I define dependency as the inability to experience wholeness or to function adequately and morally without the certainty that one is being actively cared for by another.
Dependency in physically healthy adults is pathological. It is sick. It is always a manifestation of mental illness or defect.
We all—each and every one of us—even if we try to pretend to others and ourselves that we don’t—have some dependency needs and feelings. We all have the desire to be babied, to be nurtured, to be cared for by persons stronger than us who truly have our best interests at heart. No matter how strong or mature or responsible or caring we are, if we look honestly and clearly into ourselves, we will all find the wish to be taken care of once in a while for a change. And each one of us, no matter how mature and evolved, still looks for and would like to have in his or her life, a satisfying mother figure and father figure.
But for most of us, these desires or feelings do not rule our lives. They are not the predominant theme of our existence.
When they do rule our lives and dictate the quality of our lives and our relationships, then we have something more than just dependency needs or feelings: we are dependent. And we have a psychiatric disorder.
Specifically, a person’s who life is ruled and dictated by dependency needs and insecurity suffers from a psychiatric disorder to which we ascribe the diagnostic name “Passive Dependent Personality Disorder.”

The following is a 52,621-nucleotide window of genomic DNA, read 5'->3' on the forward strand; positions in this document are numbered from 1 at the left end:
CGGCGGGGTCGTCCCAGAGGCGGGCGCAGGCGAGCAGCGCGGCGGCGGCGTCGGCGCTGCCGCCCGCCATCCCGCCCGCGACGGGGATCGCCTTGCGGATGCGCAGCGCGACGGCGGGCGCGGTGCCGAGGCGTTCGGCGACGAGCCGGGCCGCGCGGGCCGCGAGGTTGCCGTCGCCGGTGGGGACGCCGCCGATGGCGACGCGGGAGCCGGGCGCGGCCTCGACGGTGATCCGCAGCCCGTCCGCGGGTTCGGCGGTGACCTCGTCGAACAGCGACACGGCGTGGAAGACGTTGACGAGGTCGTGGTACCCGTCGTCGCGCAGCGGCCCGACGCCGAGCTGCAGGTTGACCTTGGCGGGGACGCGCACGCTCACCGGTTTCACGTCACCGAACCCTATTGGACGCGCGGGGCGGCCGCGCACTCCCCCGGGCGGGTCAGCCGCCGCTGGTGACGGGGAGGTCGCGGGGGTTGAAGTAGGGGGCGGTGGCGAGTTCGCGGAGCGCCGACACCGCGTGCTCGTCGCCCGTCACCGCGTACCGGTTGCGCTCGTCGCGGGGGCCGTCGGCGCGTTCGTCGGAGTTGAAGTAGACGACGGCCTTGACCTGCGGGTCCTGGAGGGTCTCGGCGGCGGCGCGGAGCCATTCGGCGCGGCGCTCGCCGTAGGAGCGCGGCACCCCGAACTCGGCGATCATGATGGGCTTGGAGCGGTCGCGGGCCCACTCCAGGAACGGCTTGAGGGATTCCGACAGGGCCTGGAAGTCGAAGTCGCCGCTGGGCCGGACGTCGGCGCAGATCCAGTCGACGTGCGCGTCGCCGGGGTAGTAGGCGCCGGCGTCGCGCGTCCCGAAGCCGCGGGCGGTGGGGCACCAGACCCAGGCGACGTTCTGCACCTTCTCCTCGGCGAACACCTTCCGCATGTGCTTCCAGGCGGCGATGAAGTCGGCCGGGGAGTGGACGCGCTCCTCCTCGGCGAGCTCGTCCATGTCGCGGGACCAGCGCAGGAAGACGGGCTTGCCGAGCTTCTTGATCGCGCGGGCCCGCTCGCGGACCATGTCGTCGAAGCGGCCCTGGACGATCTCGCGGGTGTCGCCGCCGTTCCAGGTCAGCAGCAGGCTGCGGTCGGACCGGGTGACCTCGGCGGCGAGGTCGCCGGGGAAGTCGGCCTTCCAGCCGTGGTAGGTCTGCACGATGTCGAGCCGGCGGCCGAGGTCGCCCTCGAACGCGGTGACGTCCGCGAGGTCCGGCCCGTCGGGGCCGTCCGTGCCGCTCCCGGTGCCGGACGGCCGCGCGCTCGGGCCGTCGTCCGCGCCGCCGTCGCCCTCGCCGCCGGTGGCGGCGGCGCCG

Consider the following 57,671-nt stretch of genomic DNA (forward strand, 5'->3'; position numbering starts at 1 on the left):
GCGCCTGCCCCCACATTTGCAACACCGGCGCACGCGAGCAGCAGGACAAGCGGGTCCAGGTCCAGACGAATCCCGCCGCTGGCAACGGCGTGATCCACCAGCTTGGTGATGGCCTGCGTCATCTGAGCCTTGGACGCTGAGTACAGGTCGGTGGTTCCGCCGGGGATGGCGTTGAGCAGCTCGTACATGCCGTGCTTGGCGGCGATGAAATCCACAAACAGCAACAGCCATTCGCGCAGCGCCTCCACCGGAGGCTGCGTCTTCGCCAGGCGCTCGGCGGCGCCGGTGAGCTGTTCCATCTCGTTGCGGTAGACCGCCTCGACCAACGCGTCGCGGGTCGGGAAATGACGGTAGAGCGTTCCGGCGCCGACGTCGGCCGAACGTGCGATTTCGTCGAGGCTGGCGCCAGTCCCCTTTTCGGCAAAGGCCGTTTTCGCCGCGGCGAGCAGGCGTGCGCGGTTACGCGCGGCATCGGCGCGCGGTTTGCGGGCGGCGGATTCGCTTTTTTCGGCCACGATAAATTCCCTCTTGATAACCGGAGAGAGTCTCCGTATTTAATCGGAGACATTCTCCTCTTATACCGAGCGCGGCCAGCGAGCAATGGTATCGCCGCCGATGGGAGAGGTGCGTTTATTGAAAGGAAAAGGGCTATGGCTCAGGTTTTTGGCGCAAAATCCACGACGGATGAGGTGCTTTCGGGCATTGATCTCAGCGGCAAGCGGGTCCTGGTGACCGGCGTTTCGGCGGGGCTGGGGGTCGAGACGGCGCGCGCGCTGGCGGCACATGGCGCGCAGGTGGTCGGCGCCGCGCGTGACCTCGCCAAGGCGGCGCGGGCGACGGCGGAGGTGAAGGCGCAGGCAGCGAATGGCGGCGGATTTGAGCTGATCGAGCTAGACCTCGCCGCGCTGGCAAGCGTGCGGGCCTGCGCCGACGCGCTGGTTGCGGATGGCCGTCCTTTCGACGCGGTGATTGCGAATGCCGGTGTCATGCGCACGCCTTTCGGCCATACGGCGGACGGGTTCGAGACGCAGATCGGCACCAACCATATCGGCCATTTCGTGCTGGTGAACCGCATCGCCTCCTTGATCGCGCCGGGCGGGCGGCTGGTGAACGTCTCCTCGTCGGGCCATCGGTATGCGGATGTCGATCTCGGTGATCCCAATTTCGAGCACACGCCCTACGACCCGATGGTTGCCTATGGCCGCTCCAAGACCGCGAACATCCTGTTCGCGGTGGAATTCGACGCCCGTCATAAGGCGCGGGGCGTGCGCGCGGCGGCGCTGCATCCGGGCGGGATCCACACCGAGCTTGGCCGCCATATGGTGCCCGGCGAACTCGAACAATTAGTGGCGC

It is perhaps the most common of all psychiatric disorders.
(Peck was writing this in 1979. Since then, Passive Dependent Personality Disorder has been revised and replaced, and no longer appears in the DSM. Much, if not all, of what Peck is describing in this excerpt would now fall under the diagnosis of Borderline Personality Disorder, which is now one of the most common [and most difficult to treat] personality disorders.)
People with this disorder—passive dependent people—are so busy seeking love that they have no energy left to love. They are like starving people, scrounging wherever they can for food, and with no food of their own to give others. It is as if within them they have an inner emptiness, a bottomless pit crying out to be filled but which can never be filled, except very temporarily. Hence they never feel “full-filled” or have a sense of completeness or adequacy or ok-ness. Hence they are always insecure, even distrustful; sometimes even paranoid. They always feel as if a part of themselves is missing. They tolerate loneliness very poorly and are prone to boredom. Because of their lack of wholeness, they have no real sense of identity or of who they really are, and so they define themselves solely by their relationships.
Rapid emotional changeability is characteristic of passive-dependent individuals. It is as if it does not matter upon whom they are dependent as long as there is just someone.